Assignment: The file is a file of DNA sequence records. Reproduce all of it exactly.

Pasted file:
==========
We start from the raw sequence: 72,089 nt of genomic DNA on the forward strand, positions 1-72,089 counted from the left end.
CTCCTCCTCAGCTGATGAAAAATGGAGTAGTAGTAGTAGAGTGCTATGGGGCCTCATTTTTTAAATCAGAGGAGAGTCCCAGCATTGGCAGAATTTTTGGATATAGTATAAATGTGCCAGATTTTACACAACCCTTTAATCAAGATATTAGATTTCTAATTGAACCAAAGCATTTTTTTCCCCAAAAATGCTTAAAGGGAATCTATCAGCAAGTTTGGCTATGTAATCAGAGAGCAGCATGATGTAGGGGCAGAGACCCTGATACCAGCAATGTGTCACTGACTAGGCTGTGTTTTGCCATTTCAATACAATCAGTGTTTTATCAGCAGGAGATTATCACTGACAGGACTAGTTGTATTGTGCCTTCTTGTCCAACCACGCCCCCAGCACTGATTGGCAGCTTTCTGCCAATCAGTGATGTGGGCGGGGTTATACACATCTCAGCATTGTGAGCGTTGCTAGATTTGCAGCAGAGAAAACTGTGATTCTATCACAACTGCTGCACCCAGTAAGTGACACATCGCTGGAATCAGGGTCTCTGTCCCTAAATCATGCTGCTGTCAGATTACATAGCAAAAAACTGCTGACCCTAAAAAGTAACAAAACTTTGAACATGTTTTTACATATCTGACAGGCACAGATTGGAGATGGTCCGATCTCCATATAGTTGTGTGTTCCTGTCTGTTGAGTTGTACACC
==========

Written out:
We start from the raw sequence: 72,089 nt of genomic DNA on the forward strand, positions 1-72,089 counted from the left end.
CTCCTCCTCAGCTGATGAAAAATGGAGTAGTAGTAGTAGAGTGCTATGGGGCCTCATTTTTTAAATCAGAGGAGAGTCCCAGCATTGGCAGAATTTTTGGATATAGTATAAATGTGCCAGATTTTACACAACCCTTTAATCAAGATATTAGATTTCTAATTGAACCAAAGCATTTTTTTCCCCAAAAATGCTTAAAGGGAATCTATCAGCAAGTTTGGCTATGTAATCAGAGAGCAGCATGATGTAGGGGCAGAGACCCTGATACCAGCAATGTGTCACTGACTAGGCTGTGTTTTGCCATTTCAATACAATCAGTGTTTTATCAGCAGGAGATTATCACTGACAGGACTAGTTGTATTGTGCCTTCTTGTCCAACCACGCCCCCAGCACTGATTGGCAGCTTTCTGCCAATCAGTGATGTGGGCGGGGTTATACACATCTCAGCATTGTGAGCGTTGCTAGATTTGCAGCAGAGAAAACTGTGATTCTATCACAACTGCTGCACCCAGTAAGTGACACATCGCTGGAATCAGGGTCTCTGTCCCTAAATCATGCTGCTGTCAGATTACATAGCAAAAAACTGCTGACCCTAAAAAGTAACAAAACTTTGAACATGTTTTTACATATCTGACAGGCACAGATTGGAGATGGTCCGATCTCCATATAGTTGTGTGTTCCTGTCTGTTGAGTTGTACACC